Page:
Information for Families
Dear Mothers, Fathers, Step-parents, older siblings, mature cousins, aunts, uncles, role models, teachers, and other adults involved in the life of a Whitman College student pursuing fraternity or sorority membership-
You believe in your student. We do too. Fraternal organizations are exponentially more than the average campus club. Belonging fuels the fire for life’s zest and can make us better versions of ourselves, and thus, better human beings. As a member, your student can gain skills and experience to be a world-changing leader, not only in the future, but now as well. Sororities and fraternities educate the heart by developing relationships, impacting the community, and providing the tools to become more holistic individuals, with a stronger sense of purpose and connection. Greek groups are a powerful force for personal excellence and social change.
This preparation, meaning-making, and empowerment are potent. Sororities and fraternities are some of the most well-educated, well-funded, and well-organized groups in the world. Considering our fraternal virtues, membership entwines with leading a life of honor; a journey taken with forever-friends at our sides. Of course nothing in life is peachy 100% of the time, but some of life’s most worthwhile moments might come late at night, philosophically debating how principles in the ritual apply to daily modern life. The sorority/fraternity experience is more important today than it ever has been.
We all want to matter. Greek Life provides the chance to matter in ways that no other experience can compete with. If your student is a leader, creator, artist, thinker, maker or doer, I sincerely hope he/she finds a home with one of Whitman College’s Greek-lettered organizations. When facing stress or life’s difficulties, time and again, sorority members rely on the ears and the shoulders of their sisters; fraternity members find motivation in the tight bonds of brotherhood; alumni and advisors role model wisdom and strength.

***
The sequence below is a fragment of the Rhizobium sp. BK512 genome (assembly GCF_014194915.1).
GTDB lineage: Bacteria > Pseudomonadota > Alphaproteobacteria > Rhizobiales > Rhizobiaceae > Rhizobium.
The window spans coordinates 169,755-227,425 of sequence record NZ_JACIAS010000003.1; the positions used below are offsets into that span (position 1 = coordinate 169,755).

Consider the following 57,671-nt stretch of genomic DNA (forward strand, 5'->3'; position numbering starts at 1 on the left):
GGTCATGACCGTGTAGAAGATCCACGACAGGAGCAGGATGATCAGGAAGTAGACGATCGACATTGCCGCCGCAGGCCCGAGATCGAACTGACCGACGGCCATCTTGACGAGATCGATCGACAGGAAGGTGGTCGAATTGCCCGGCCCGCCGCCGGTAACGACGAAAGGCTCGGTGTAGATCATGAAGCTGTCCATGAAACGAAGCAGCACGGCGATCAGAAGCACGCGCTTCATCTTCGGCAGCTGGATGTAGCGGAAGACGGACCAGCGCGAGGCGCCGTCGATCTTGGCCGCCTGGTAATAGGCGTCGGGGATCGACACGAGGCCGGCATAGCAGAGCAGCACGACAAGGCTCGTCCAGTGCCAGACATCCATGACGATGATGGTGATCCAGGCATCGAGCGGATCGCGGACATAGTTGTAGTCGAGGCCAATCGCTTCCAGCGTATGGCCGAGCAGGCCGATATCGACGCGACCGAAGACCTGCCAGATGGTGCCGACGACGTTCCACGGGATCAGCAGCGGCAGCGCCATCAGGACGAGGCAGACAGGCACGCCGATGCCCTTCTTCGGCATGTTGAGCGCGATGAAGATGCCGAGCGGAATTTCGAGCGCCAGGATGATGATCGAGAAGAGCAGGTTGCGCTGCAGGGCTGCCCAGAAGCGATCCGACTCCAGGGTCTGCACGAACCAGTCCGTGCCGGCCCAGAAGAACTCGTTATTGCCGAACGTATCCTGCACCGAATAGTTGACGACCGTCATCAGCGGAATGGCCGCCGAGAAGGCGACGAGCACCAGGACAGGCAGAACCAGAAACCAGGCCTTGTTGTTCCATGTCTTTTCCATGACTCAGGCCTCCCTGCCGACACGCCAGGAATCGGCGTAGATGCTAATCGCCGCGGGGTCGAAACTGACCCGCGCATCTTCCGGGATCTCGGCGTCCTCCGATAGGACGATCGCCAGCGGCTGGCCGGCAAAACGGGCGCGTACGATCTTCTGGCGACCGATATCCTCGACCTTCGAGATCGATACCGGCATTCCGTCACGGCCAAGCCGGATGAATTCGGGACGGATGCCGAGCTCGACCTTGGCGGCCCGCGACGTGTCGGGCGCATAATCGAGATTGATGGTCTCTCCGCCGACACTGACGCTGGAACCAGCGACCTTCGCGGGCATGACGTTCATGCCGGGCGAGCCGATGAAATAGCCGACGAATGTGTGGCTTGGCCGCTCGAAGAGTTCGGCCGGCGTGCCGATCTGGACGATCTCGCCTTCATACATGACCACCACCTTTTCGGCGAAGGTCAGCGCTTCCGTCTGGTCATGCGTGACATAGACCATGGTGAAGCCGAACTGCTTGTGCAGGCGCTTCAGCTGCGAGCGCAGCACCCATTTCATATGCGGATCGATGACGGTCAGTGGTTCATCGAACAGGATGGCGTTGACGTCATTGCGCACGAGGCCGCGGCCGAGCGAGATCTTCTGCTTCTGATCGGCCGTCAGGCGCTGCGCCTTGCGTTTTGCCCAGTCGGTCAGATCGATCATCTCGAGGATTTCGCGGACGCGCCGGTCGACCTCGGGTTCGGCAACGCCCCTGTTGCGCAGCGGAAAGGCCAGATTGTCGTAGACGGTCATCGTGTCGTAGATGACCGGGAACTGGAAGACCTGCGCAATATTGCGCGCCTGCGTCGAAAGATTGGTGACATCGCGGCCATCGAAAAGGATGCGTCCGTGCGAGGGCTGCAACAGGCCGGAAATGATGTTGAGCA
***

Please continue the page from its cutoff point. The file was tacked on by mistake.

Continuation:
The Sorority & Fraternity Life Office provides training for personal development and leadership resources. I meet regularly with the student leaders of each fraternal chapter, each governing umbrella organization, and all project committees, both challenging and supporting them, as they strive to both continually improve and always do the right thing. This is especially important in light of the dragons (alcohol, drugs, hazing, sexual misconduct, mental health, death) that have faced not only sorority/fraternity members, but college students across the country. Whitman’s student-driven initiatives and organizational prevention/education programs collaborate to champion the purity of our fraternal purposes. Greek Whitties are making our world better every single day. Service opportunities abound in our sphere, and we have a leadership opportunity available for literally every student who wants one.